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Title: Salivary cortisol as a measure of pain and distress in sick and preterm infants
Author: Kidd, Susan
Awarding Body: University of Edinburgh
Current Institution: University of Edinburgh
Date of Award: 2004
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Objective: To evaluate the use of salivary cortisol as a potential tool for assessing sustained distress or pain in sick and preterm infants. Design: 1. Four different saliva collection methods were evaluated for their ease of application in the population and effect on cortisol radioimmunoassay. 2. 50 matched saliva-plasma samples were taken in order to explore the relationship between salivary and total plasma cortisol and estimate the range of values in the study population. 3. A longitudinal study of weekly morning and evening salivary cortisol was undertaken in 11 infants to evaluate the nature of potential circadian rhythm in cortisol secretion. 4. Saliva samples were taken from control infants and infants in 3 ‘presumed distress’ groups: a) Controls (n=40) b) Infants requiring continuous positive airways pressure (CPAP)(n=10) c) Infants requiring conventional mechanical ventilation (n=10) d) Infants with meningitis or necrotising enterocolitis (n=10) Conclusions: 1. Salivary cortisol may be used as a practical tool to assess adrenocrotical activity in sick and preterm infants. Direct suction of ‘straight’ saliva from an infant’s mouth, without citric acid, was the most suitable collection method. The effect of cotton and polyester swabs was presumed to be due to cross-reactivity of swab constituents with the assay antibody. 2. Salivary levels correlated well with total plasma cortisol levels and were higher than previously reported for any population. 3. Classical circadian rhythm in cortisol secretion is not apparent in very preterm infants prior to discharge from hospital. 4. Infants with presumably distressing conditions and treatments had significantly higher salivary cortisol than controls, and illness-severity was not strongly associated with salivary cortisol levels as the degree of presumed distress. Salivary cortisol levels in ‘well’ infants do not vary significantly over the first weeks of life, are not significantly different in preterm and term infants at the age of 3 postnatal days, and are not affected by previous illness.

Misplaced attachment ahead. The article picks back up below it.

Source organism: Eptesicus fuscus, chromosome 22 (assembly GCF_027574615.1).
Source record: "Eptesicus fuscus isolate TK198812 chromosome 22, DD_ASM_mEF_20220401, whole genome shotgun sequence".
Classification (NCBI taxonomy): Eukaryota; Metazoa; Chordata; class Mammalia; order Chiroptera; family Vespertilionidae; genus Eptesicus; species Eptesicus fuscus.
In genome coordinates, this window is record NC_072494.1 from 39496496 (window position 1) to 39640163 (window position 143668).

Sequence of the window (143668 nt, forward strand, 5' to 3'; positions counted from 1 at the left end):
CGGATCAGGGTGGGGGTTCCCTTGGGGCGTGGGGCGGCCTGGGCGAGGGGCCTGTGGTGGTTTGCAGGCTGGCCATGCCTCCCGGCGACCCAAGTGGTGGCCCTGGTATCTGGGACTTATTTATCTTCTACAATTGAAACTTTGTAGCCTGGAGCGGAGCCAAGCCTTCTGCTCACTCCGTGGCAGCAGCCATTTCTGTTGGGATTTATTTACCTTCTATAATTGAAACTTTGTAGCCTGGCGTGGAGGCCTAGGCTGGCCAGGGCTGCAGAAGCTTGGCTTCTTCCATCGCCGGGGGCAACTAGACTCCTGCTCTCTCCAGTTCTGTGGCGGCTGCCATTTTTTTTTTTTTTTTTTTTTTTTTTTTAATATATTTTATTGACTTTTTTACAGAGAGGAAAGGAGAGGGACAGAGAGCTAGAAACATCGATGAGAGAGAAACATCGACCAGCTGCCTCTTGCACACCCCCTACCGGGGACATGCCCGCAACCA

Supervisor: Not available Sponsor: Not available
Qualification Name: Thesis (M.D.) Qualification Level: Doctoral
EThOS ID:  DOI: Not available